From Publishers Weekly
Celebrated novelist Godwin (Father Melancholy's Daughter) lost her companion of nearly 30 years, the composer Robert Starer, two years ago, and this book is a devoted, quirky, wry and surprisingly powerful fictionalization of aspects of their life together as working artists. It takes its text, as Godwin might like to say (her last novel was, after all, Evensong) from the cocktail hour the pair observed, well, religiously, at the end of their working day, exchanging their jokes, their thoughts, their sense of themselves and their friends and neighbors. It swiftly and seamlessly moves into husband Rudy's long illness, nobly borne, and wife Christina's profound sense of loss after his death, tempered frequently by flashes of hilarity and sweet sense. The book has an elusive tone, somber but never mawkish, with a delight in words and the ways people use and abuse them that is typical of this urbane author. For a book that can be read in an hour, it is remarkably dense, and can only whet the appetite for the new novel Godwin is said to be working on. The drawings that accompany the text, as illustrations of some of Rudy and Christina's household artifacts, are clean-lined but repetitious.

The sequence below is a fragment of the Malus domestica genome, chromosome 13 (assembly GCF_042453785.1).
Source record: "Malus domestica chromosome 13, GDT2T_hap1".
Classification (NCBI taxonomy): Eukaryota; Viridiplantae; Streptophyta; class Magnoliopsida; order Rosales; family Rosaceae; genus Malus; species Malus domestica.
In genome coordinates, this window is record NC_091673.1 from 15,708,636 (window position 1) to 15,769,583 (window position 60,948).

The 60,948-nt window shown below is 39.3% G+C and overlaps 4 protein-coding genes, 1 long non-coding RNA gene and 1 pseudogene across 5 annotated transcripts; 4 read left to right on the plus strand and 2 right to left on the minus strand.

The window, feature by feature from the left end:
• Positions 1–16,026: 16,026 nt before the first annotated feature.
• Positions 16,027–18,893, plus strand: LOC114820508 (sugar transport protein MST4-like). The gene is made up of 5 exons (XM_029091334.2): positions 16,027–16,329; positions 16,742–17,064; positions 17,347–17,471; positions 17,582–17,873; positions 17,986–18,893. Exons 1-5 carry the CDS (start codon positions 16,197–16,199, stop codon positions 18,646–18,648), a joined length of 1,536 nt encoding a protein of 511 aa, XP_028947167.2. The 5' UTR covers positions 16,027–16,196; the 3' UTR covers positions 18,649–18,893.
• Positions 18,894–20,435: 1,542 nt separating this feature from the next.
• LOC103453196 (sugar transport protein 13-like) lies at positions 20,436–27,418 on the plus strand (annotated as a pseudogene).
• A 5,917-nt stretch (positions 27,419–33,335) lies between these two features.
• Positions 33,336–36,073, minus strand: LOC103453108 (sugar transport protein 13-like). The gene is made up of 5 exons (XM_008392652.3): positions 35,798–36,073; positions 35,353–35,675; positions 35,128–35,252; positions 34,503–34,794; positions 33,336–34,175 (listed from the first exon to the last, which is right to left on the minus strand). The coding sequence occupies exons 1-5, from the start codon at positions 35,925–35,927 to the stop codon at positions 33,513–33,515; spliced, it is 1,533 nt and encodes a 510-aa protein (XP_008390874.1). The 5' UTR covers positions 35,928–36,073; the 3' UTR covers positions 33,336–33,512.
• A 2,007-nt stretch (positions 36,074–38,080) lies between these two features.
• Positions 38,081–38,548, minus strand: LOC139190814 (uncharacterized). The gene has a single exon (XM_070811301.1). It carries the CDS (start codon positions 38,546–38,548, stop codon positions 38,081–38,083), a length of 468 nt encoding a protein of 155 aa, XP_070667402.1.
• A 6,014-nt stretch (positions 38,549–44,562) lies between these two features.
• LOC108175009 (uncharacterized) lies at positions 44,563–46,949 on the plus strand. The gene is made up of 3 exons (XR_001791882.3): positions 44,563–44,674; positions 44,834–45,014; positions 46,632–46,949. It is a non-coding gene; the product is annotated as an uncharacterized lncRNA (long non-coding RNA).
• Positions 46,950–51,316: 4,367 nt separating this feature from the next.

Copyright 2003 Reed Business Information, Inc.
From Library Journal
Now that her composer husband is dead, Christina dreads "evenings at five"-the hour that the couple set aside for heart-to-hearts.
Copyright 2002 Reed Business Information, Inc.